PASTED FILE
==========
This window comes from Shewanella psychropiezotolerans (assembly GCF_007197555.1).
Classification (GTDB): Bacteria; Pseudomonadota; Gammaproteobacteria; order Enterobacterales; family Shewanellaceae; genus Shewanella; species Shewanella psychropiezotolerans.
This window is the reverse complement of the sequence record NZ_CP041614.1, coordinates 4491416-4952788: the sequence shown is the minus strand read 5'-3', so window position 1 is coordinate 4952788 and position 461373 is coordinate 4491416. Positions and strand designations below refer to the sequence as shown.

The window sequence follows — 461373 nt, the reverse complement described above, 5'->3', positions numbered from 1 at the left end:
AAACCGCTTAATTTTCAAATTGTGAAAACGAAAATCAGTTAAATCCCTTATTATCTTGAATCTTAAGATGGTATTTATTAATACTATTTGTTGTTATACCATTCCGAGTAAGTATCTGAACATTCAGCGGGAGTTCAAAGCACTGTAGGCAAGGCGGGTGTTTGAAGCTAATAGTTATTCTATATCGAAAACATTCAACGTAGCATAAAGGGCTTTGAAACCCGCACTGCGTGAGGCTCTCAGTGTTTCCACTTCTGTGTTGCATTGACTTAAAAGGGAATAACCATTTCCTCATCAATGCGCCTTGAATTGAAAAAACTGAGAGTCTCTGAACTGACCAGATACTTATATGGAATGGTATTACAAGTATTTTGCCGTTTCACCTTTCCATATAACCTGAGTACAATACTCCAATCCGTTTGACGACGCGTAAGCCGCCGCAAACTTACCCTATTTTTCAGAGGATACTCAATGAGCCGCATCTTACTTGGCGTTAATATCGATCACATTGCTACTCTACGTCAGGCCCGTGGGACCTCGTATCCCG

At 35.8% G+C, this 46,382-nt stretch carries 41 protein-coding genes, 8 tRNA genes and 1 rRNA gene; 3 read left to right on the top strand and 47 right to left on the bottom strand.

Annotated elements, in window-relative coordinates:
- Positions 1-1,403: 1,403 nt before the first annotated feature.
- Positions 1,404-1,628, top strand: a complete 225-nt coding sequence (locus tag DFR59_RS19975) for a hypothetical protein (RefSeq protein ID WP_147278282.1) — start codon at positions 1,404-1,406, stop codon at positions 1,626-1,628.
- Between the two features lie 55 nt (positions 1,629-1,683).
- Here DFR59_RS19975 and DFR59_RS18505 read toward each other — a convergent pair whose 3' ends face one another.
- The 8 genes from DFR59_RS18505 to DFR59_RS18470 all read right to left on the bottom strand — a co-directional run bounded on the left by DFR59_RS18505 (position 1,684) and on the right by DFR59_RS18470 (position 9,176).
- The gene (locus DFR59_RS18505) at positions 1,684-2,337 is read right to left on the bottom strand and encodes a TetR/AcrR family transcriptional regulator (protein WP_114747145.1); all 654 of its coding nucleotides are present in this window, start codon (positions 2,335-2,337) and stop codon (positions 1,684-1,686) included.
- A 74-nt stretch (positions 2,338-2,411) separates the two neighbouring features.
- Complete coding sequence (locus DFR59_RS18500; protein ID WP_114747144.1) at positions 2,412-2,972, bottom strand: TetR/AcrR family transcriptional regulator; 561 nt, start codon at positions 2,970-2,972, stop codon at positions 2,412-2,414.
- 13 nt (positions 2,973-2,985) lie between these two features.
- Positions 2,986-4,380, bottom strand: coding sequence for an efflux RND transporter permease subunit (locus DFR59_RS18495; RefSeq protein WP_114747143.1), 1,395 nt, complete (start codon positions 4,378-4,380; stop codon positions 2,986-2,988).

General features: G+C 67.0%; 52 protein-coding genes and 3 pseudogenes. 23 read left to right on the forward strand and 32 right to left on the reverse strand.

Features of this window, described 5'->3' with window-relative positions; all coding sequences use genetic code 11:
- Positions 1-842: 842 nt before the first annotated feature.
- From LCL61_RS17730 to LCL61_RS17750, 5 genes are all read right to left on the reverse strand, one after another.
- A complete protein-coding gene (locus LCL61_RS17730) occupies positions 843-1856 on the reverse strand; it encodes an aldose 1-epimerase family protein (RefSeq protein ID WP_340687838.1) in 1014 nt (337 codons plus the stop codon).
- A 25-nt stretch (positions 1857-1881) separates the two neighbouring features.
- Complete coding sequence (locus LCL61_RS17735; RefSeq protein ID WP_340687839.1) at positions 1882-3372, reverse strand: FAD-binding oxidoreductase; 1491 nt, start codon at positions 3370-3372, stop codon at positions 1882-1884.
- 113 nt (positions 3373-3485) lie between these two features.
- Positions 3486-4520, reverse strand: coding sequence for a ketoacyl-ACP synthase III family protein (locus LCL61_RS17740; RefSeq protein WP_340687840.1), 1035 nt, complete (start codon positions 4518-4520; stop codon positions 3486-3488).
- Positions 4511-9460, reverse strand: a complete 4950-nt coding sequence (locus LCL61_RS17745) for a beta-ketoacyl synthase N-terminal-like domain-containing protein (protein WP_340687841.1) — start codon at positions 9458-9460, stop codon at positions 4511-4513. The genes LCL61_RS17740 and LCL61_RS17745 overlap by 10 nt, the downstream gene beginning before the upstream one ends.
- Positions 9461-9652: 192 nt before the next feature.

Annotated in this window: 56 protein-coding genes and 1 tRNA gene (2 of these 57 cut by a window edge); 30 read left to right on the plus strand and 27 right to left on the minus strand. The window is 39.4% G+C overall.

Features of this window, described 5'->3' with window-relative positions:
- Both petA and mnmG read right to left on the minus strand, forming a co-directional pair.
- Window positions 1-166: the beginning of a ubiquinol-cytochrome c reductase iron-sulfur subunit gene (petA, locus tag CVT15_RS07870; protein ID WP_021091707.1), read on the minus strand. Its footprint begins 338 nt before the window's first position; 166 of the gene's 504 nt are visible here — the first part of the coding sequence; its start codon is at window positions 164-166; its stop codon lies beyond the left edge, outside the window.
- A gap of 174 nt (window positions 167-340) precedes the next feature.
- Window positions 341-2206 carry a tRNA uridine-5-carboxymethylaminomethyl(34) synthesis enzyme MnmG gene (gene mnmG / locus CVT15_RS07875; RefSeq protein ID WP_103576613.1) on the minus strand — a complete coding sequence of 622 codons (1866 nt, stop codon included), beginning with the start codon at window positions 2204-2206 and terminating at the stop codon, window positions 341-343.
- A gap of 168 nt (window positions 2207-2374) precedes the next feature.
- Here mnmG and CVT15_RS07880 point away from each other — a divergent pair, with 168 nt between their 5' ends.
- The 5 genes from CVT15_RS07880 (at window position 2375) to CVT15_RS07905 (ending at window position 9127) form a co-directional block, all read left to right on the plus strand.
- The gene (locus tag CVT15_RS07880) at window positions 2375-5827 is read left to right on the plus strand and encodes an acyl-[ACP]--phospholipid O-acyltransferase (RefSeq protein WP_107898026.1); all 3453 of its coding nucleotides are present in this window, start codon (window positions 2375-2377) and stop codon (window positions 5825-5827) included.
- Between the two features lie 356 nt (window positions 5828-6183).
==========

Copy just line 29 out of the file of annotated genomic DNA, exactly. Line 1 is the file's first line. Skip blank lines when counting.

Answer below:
Annotated in this window: 56 protein-coding genes and 1 tRNA gene (2 of these 57 cut by a window edge); 30 read left to right on the plus strand and 27 right to left on the minus strand. The window is 39.4% G+C overall.